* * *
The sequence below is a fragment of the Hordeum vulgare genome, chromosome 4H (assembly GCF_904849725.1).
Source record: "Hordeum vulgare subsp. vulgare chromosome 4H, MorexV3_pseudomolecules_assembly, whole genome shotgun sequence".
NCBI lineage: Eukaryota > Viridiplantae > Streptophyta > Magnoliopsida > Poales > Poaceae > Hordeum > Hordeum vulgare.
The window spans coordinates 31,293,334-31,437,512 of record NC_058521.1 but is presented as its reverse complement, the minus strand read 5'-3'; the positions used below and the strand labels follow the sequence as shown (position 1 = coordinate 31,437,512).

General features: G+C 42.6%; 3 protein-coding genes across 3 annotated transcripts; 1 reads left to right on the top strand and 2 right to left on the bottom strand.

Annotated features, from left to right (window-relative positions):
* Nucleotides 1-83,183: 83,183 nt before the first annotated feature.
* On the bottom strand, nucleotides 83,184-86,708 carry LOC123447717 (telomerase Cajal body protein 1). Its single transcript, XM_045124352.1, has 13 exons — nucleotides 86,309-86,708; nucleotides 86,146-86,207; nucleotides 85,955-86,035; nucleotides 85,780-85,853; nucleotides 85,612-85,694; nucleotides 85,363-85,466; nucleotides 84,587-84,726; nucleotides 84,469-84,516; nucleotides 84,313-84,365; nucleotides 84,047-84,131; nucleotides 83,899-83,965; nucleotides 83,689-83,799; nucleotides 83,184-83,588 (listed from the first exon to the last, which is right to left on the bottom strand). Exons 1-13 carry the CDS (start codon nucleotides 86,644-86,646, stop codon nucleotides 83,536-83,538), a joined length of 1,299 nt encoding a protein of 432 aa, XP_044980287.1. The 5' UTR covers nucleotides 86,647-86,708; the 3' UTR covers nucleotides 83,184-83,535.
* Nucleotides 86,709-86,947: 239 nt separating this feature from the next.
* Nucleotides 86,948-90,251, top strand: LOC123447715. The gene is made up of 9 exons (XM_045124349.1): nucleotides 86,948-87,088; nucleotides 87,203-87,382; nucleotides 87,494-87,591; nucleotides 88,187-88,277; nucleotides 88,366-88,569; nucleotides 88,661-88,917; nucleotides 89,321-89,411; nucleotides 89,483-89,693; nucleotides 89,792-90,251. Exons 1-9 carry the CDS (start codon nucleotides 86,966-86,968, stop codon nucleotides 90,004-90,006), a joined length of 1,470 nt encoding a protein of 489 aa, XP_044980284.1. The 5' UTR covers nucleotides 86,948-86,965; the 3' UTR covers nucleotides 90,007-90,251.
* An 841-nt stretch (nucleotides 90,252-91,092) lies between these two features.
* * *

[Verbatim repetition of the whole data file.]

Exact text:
The sequence below is a fragment of the Hordeum vulgare genome, chromosome 4H (assembly GCF_904849725.1).
Source record: "Hordeum vulgare subsp. vulgare chromosome 4H, MorexV3_pseudomolecules_assembly, whole genome shotgun sequence".
NCBI lineage: Eukaryota > Viridiplantae > Streptophyta > Magnoliopsida > Poales > Poaceae > Hordeum > Hordeum vulgare.
The window spans coordinates 31,293,334-31,437,512 of record NC_058521.1 but is presented as its reverse complement, the minus strand read 5'-3'; the positions used below and the strand labels follow the sequence as shown (position 1 = coordinate 31,437,512).

General features: G+C 42.6%; 3 protein-coding genes across 3 annotated transcripts; 1 reads left to right on the top strand and 2 right to left on the bottom strand.

Annotated features, from left to right (window-relative positions):
* Nucleotides 1-83,183: 83,183 nt before the first annotated feature.
* On the bottom strand, nucleotides 83,184-86,708 carry LOC123447717 (telomerase Cajal body protein 1). Its single transcript, XM_045124352.1, has 13 exons — nucleotides 86,309-86,708; nucleotides 86,146-86,207; nucleotides 85,955-86,035; nucleotides 85,780-85,853; nucleotides 85,612-85,694; nucleotides 85,363-85,466; nucleotides 84,587-84,726; nucleotides 84,469-84,516; nucleotides 84,313-84,365; nucleotides 84,047-84,131; nucleotides 83,899-83,965; nucleotides 83,689-83,799; nucleotides 83,184-83,588 (listed from the first exon to the last, which is right to left on the bottom strand). Exons 1-13 carry the CDS (start codon nucleotides 86,644-86,646, stop codon nucleotides 83,536-83,538), a joined length of 1,299 nt encoding a protein of 432 aa, XP_044980287.1. The 5' UTR covers nucleotides 86,647-86,708; the 3' UTR covers nucleotides 83,184-83,535.
* Nucleotides 86,709-86,947: 239 nt separating this feature from the next.
* Nucleotides 86,948-90,251, top strand: LOC123447715. The gene is made up of 9 exons (XM_045124349.1): nucleotides 86,948-87,088; nucleotides 87,203-87,382; nucleotides 87,494-87,591; nucleotides 88,187-88,277; nucleotides 88,366-88,569; nucleotides 88,661-88,917; nucleotides 89,321-89,411; nucleotides 89,483-89,693; nucleotides 89,792-90,251. Exons 1-9 carry the CDS (start codon nucleotides 86,966-86,968, stop codon nucleotides 90,004-90,006), a joined length of 1,470 nt encoding a protein of 489 aa, XP_044980284.1. The 5' UTR covers nucleotides 86,948-86,965; the 3' UTR covers nucleotides 90,007-90,251.
* An 841-nt stretch (nucleotides 90,252-91,092) lies between these two features.